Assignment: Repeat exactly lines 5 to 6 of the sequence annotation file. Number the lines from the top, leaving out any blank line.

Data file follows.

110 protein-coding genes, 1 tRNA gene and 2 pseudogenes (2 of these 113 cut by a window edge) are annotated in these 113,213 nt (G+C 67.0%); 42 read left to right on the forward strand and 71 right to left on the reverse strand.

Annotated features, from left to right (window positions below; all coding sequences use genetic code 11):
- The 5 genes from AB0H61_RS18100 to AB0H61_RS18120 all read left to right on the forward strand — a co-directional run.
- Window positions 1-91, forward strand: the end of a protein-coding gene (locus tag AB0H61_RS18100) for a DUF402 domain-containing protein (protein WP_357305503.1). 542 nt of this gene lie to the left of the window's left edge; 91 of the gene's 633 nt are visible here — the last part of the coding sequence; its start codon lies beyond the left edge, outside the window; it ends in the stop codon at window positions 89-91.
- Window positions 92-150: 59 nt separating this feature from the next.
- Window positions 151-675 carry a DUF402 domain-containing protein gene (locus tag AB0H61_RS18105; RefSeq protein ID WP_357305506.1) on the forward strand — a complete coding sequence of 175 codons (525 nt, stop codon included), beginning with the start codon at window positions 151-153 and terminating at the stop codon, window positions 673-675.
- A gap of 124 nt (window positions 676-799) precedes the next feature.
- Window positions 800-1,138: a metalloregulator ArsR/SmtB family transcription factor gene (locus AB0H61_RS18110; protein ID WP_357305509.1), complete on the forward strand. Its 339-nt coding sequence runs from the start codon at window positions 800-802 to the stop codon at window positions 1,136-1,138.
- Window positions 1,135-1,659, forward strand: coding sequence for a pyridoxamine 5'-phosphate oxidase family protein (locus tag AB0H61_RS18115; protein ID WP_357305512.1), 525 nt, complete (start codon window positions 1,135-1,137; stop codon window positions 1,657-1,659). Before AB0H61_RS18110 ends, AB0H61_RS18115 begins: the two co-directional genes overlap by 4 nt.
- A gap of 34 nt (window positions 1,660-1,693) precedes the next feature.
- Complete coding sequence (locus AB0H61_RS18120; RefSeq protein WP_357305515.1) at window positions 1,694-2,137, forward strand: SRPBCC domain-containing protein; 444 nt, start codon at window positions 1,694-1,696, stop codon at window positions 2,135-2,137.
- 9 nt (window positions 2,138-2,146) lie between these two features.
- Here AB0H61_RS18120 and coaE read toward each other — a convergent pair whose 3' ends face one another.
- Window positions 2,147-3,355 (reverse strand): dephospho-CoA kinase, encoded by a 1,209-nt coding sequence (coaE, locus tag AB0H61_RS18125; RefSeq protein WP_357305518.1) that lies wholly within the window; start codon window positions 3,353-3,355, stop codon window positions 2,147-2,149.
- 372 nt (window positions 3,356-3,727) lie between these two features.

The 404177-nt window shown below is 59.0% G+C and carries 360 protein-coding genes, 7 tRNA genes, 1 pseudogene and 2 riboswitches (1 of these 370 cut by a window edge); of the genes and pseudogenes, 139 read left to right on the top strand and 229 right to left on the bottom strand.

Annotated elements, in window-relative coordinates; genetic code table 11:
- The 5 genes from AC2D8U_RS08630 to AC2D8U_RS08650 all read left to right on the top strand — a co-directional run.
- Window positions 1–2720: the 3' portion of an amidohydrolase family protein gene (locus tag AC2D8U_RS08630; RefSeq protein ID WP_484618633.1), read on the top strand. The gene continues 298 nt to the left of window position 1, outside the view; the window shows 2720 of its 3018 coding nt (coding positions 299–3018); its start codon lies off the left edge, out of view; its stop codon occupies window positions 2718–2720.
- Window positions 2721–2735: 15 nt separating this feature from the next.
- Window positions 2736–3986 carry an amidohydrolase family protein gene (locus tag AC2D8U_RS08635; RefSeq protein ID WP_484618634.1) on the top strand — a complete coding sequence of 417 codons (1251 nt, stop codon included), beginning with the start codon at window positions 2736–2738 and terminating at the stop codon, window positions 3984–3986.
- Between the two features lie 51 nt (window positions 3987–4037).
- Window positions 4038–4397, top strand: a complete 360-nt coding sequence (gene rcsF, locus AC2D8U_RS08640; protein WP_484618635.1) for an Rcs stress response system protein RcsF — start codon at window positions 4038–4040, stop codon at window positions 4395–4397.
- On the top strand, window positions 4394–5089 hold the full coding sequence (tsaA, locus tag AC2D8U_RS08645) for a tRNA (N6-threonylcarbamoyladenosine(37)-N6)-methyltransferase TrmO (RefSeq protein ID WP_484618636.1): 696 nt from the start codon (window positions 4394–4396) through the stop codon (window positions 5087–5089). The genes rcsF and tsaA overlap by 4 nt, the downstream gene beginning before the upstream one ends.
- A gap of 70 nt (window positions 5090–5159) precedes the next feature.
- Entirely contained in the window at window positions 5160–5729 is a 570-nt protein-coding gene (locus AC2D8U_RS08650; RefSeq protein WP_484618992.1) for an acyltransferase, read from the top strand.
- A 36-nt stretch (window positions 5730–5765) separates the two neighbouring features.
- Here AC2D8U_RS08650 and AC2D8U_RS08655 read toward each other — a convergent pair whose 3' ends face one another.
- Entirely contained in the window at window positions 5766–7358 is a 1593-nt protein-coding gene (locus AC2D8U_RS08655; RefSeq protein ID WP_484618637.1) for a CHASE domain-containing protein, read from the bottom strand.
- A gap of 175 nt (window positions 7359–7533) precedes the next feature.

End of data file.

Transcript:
- Window positions 92-150: 59 nt separating this feature from the next.
- Window positions 151-675 carry a DUF402 domain-containing protein gene (locus tag AB0H61_RS18105; RefSeq protein ID WP_357305506.1) on the forward strand — a complete coding sequence of 175 codons (525 nt, stop codon included), beginning with the start codon at window positions 151-153 and terminating at the stop codon, window positions 673-675.